Throughout the documentary, the life experiences of over 20 individuals who lived during the war are explored. American pilots who were shot down and captured over North Vietnam, tell harrowing accounts of their stay at the infamous “Hanoi Hilton” and their eventual release to a world totally unfamiliar to them. Testimony is given by several veterans, from both sides, who joined the military very young, full of patriotic enthusiasm and vigor, only to experience a loss of purpose, disillusionment and horrific fighting that they were never trained for. Some were able to weather the experience and come through with wisdom and understanding. Others came home with physical or psychological damage and difficult adjustments in a shattered homeland. As the war endlessly waged on, American government officials from Lyndon Johnson, Robert McNamara, and Henry Kissinger continued to reassure Americans that the end was just around the corner. Leaders from North Vietnam did much the same, willing to endure losses of 10 to 1 in one disastrous offensive after another.
The Vietnam War also explores what was going on at home, as the war devolved from a righteous crusade fending off communist expansion to a hopeless imperialistic crusade against a weaker enemy. The film presents many different perspectives of the homeland, both American and Vietnamese. The tenacity of over thousands of North Vietnamese civilians, working around the clock, rebuilding roads and bridges after air raids. The South Vietnamese soldiers who feared communist domination but loathed American occupation. The American families who steadfastly supported the war effort while counting the days when their sons, daughters, husbands or wives would return. And a lack of civil discourse and a good deal of disunion that spilled into the streets of American cities and college campuses.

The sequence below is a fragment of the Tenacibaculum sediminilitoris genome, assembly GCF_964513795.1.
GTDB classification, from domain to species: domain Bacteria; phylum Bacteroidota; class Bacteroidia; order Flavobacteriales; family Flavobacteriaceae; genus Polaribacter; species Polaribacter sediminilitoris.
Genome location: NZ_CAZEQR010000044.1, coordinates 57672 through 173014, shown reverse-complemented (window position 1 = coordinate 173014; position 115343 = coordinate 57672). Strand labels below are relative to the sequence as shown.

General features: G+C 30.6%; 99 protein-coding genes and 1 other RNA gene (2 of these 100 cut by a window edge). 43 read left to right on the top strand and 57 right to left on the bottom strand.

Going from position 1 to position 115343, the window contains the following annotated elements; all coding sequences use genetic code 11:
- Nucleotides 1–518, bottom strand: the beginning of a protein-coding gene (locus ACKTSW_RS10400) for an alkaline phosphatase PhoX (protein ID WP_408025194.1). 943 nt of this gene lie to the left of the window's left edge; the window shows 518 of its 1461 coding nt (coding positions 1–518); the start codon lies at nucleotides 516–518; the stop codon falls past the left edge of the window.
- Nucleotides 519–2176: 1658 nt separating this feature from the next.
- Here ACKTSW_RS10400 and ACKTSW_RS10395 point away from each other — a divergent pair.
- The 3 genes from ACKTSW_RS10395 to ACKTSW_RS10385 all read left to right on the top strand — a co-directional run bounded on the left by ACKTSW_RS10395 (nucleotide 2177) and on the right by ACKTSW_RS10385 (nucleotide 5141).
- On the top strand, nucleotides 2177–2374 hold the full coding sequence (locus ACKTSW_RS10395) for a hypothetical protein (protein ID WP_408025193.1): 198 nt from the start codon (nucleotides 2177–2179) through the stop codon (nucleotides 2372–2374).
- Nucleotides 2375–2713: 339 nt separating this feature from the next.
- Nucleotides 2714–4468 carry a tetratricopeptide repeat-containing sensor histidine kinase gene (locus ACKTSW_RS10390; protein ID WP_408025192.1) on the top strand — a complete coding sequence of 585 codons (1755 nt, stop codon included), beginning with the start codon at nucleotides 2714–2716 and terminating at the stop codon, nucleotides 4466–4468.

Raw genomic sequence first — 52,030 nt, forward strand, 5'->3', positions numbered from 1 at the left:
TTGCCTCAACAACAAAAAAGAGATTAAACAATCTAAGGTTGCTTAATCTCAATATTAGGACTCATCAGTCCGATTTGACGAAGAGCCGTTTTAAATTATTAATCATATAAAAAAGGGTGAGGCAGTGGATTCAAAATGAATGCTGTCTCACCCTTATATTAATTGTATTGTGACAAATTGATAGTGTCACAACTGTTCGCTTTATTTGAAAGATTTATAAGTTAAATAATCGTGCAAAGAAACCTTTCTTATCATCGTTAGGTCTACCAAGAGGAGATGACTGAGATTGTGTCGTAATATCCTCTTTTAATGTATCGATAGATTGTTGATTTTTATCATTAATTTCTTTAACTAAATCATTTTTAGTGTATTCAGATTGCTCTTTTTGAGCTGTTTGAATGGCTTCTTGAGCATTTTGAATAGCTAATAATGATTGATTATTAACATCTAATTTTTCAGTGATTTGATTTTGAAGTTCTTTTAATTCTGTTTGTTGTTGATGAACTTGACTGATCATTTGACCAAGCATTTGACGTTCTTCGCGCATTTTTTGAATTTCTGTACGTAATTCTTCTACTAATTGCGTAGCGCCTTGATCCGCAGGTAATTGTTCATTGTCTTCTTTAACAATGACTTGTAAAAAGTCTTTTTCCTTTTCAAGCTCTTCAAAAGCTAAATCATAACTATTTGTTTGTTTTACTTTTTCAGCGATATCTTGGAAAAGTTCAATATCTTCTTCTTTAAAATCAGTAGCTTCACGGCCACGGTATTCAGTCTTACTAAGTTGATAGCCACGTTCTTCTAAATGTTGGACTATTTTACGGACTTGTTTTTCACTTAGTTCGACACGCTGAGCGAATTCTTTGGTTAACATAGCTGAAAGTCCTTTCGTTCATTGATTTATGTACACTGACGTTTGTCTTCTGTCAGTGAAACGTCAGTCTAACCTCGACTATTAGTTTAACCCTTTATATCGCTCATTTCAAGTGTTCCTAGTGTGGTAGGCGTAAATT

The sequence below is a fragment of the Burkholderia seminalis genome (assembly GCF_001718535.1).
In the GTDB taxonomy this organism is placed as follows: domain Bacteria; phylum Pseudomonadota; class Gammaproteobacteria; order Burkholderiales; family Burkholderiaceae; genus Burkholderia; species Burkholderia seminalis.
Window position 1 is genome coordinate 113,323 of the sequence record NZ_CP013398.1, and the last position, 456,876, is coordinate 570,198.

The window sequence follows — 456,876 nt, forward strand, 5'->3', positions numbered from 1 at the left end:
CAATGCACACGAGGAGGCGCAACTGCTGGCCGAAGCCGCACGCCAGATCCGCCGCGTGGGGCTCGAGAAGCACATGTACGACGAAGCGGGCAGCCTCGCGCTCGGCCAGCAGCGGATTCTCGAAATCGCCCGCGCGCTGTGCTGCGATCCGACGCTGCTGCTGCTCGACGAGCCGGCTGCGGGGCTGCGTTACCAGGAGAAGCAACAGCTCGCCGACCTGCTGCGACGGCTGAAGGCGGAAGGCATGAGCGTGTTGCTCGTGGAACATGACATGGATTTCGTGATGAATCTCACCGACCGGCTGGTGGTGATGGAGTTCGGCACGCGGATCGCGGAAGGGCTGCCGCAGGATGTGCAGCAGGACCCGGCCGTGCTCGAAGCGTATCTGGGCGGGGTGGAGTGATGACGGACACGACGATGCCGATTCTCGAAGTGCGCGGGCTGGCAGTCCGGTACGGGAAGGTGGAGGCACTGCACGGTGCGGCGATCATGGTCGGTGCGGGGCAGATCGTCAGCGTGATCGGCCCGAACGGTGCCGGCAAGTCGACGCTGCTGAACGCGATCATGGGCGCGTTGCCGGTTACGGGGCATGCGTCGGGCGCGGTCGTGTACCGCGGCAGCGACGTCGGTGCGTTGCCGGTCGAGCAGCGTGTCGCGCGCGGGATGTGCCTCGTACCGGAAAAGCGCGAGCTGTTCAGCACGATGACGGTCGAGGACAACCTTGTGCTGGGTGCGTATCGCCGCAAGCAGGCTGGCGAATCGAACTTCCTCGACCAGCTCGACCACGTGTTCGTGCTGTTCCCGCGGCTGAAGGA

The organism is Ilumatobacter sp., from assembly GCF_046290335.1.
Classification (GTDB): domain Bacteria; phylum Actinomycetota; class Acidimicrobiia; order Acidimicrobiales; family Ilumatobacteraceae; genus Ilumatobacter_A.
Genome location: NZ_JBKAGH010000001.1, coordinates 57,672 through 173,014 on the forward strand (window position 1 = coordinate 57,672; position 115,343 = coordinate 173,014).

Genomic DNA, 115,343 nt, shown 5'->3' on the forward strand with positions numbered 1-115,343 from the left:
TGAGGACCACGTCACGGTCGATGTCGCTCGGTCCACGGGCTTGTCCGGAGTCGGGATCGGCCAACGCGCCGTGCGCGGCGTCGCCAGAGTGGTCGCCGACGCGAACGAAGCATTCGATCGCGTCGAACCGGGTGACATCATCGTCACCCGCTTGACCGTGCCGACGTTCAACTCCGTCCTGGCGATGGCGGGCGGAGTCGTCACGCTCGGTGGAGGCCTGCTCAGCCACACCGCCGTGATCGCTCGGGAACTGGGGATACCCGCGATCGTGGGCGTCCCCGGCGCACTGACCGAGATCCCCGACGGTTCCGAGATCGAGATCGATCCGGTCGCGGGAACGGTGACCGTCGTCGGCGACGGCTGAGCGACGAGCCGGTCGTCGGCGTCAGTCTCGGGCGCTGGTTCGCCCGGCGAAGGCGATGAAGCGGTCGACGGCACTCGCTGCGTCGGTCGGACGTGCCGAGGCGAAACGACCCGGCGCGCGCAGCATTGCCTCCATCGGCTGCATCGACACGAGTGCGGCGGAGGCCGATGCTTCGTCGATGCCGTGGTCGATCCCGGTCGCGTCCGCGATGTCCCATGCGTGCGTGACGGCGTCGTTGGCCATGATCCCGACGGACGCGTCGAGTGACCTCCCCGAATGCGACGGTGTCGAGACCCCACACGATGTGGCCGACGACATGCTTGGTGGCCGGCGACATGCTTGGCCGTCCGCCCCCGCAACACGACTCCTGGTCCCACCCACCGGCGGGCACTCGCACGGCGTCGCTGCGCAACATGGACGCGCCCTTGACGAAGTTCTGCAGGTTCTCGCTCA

The documentary explores the wide-ranging patriotism expressed by different segments of American society. African Americans and Latinos who, like their World War II counterparts, experienced the dichotomy of fighting for equality for others when their homeland hadn’t quite granted equality to them. Also examined are powerful questions of what loyalty to country means. Many feared that opposing the war was not only disloyal, but a threat to the future of the nation. Conversely, there were those with equally passionate arguments that not only had the nation’s moral compass had gone astray, but that America was losing its core values.
For all sides, The Vietnam War, poses questions that may never be fully answered. Who was right? Who was wrong? Can citizens be patriotic and at the same time strongly disagree with their leaders? Was the war necessary? Did government officials fully understand the nature of the enemy and what was at stake? Were the sacrifices in blood and treasure too high? Could the war have been won if American leaders had made different military or political choices? Burns and Novick take special care not to draw any conclusions for the audience, but rather provide an informed forum for greater discussion about the deeper questions relating to humanity and inhumanity, racism, political power, the use of propaganda, the willingness to sacrifice, winning and losing, and the true costs of war.